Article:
In a moment, in an insight, in the complete change of perspective that is a faithquake, everything changed. Love had won, justice had triumphed, life had won over death, and suddenly the universe looked different. Suddenly their lives acquired meaning and mission.

In terms of meaning, what difference does it make to believe that in Jesus, God entered fully into human life – into our joys and sorrow, our hopes and disappointments, our loves and losses? What difference does it therefore make to believe that God understands? What difference does it make that God suffered death, as we do?  What difference does it make that God raised Jesus from the dead, signaling a new reality and new life that, though we cannot understand, gives us hope, even as we lose those we love, and face death ourselves? The late Henri Nouwen once said:

“The resurrection is God’s way of revealing to us that nothing that belongs to God will ever go to waste.  What belongs to God will never get lost – not even our mortal bodies.  The resurrection doesn’t answer any of our curious questions about life after death, such as How will it be?  How will it look?  But it does reveal to us that, indeed, love is stronger than death.  After that revelation, we must remain silent, leave the whys, how, and whens behind, and simply trust.” (Henri Nouwen, Our Greatest Gift: A Meditation on Dying and Caring, p. 109.)

Not only the meaning of life, but their mission became clearer also. The message from the angel was that they were to go to Galilee, and Jesus would meet them there. Galilee was the place where Jesus’ ministry had been lived out, where he gathered disciples, taught the crowds, healed the sick, appointed the twelve, showed compassion on the suffering, offered the weary rest, spoke in parables, fed the multitudes, blessed the children, challenged a rich man, and taught about a Messiah who would suffer. The point is straightforward: the risen Jesus may expected in all those places of graceful endeavor, where healing, feeding, teaching, and even suffering are undertaken in his company. (D. Cameron Murchinson, Feasting on the Word, Year A, Volume 2, p. 350.)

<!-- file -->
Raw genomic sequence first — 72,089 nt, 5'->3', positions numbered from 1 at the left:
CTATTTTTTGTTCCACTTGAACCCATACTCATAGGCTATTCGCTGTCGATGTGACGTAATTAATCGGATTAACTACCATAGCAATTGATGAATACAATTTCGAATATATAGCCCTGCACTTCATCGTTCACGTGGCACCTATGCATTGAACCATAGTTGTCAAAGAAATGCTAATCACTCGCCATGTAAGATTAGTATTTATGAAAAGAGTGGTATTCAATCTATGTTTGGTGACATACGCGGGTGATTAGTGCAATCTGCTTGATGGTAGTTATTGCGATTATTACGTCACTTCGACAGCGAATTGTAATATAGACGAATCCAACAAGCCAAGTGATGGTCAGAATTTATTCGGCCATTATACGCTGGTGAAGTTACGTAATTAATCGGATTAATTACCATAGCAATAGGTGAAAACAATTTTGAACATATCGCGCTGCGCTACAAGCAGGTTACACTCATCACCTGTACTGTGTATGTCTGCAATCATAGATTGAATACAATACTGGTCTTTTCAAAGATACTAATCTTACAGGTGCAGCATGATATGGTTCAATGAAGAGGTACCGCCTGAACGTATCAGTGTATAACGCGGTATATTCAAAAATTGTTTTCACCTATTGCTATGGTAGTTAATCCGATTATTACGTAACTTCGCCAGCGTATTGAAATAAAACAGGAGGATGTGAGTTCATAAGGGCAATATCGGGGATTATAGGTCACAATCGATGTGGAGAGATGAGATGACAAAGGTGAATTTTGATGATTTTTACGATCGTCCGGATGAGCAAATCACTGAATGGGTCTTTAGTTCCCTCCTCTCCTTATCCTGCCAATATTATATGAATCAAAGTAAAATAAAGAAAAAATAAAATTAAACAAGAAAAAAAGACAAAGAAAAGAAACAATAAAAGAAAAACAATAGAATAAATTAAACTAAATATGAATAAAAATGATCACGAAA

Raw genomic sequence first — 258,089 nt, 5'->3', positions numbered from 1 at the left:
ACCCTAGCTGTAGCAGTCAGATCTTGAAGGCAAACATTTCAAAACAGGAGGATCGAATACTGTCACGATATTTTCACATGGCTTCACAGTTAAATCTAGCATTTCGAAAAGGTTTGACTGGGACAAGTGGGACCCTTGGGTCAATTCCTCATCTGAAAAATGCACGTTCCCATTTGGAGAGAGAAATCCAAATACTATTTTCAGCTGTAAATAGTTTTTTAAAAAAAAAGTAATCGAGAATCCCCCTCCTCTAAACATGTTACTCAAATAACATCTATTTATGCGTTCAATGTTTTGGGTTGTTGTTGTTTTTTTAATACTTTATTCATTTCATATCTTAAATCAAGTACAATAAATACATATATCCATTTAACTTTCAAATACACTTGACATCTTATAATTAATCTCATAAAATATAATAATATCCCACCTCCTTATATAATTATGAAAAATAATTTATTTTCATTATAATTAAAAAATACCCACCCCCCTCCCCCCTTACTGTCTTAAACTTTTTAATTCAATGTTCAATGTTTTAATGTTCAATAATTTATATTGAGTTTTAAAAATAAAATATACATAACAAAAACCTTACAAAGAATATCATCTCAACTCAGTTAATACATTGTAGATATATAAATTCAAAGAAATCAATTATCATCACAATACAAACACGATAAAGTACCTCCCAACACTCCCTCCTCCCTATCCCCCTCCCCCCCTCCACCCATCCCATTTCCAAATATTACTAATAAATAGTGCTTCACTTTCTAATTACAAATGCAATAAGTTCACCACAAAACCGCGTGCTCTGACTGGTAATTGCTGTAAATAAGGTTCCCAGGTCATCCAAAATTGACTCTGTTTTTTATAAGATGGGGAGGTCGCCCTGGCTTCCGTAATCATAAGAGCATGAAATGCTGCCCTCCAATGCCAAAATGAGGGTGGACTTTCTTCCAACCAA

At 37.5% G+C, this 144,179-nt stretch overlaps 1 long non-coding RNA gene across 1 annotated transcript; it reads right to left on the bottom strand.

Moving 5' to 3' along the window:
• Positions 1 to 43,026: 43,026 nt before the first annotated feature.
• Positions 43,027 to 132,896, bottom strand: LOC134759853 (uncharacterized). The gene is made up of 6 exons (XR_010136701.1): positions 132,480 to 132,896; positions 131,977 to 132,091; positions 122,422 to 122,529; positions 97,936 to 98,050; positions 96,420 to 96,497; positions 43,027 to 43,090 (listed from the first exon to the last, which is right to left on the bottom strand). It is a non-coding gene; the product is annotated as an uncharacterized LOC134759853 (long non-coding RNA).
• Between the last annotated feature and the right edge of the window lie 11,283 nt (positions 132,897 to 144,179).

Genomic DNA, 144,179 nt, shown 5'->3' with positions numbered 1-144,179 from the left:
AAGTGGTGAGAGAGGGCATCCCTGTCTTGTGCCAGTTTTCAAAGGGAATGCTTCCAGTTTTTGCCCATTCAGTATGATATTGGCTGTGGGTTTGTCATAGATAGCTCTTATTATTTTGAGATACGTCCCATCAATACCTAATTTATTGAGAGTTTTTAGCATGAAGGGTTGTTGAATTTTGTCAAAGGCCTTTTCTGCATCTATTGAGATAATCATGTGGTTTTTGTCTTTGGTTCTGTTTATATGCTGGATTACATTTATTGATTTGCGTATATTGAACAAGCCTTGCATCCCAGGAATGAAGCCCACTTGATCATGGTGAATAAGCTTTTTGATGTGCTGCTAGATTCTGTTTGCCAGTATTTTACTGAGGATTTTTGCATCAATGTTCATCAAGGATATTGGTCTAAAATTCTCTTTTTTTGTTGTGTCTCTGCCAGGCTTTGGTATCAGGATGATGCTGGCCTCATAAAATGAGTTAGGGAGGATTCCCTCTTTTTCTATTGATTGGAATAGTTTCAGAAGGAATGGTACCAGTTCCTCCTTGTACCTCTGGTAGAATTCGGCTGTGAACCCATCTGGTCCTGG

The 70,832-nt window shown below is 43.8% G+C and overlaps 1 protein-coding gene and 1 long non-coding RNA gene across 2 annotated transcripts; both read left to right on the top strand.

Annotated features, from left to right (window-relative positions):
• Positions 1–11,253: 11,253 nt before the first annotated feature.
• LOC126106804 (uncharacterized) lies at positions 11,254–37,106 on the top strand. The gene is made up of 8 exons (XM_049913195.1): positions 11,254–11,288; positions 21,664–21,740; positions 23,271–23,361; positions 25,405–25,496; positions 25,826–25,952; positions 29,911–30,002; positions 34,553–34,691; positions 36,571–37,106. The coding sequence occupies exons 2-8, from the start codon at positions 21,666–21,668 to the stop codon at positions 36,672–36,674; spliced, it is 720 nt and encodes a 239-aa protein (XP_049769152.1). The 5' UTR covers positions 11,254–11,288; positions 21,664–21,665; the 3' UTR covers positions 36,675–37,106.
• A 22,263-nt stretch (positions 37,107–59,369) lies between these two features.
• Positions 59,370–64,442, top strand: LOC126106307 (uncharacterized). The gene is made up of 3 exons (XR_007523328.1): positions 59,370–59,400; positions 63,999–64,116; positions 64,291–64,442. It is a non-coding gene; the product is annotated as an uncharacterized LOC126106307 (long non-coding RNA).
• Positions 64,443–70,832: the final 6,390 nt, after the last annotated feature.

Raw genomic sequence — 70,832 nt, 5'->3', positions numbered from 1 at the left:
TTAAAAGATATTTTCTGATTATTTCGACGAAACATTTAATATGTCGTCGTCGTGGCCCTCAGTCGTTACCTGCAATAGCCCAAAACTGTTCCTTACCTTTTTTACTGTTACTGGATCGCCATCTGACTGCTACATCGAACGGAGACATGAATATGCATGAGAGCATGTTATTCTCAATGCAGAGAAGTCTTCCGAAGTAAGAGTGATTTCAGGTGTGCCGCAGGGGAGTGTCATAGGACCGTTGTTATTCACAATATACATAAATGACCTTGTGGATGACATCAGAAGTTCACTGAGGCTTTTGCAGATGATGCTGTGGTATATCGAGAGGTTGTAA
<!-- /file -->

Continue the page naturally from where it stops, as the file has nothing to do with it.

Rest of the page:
Eugene Peterson – following a line in a poem by poet Wendell Berry – goes so far as to say that to live in such a way is to “practice resurrection.” How do we practice resurrection?  Says Peterson:

“We do this by gathering in congregations and regular worship before our life-giving God and our death-defeating Christ and our life-abounding Holy Spirit. We do it by reading, pondering, teaching, and preaching the Word of Life as it is revealed in our Scriptures. We do it by baptizing men, women, and children in the name of the Trinity, nurturing them into a resurrection life. We do it by eating the life of Jesus in the bread and wine of the Eucharist. We do it by visiting prisoners, feeding the hungry, clothing the naked, welcoming the stranger, healing the sick, working for justice, loving our enemies, raising our children, doing our everyday work to the glory of God.” (Eugene Peterson, Living the Resurrection: The Risen Christ in Everyday Life, p. 54 – 55)

Let me go one step further, in illustration of the difference the faithquake of Easter can make. David Lose and Karoline Lewis are professors at Luther Seminary in St. Paul, MN. They have put together this video, entitled, “Easter is Coming.” Take a look.  [The video may be viewed on YouTube at ]

Have we felt the faithquake called Easter? Thanks be to God, due to Easter, it may still be encountered in Jesus the Christ.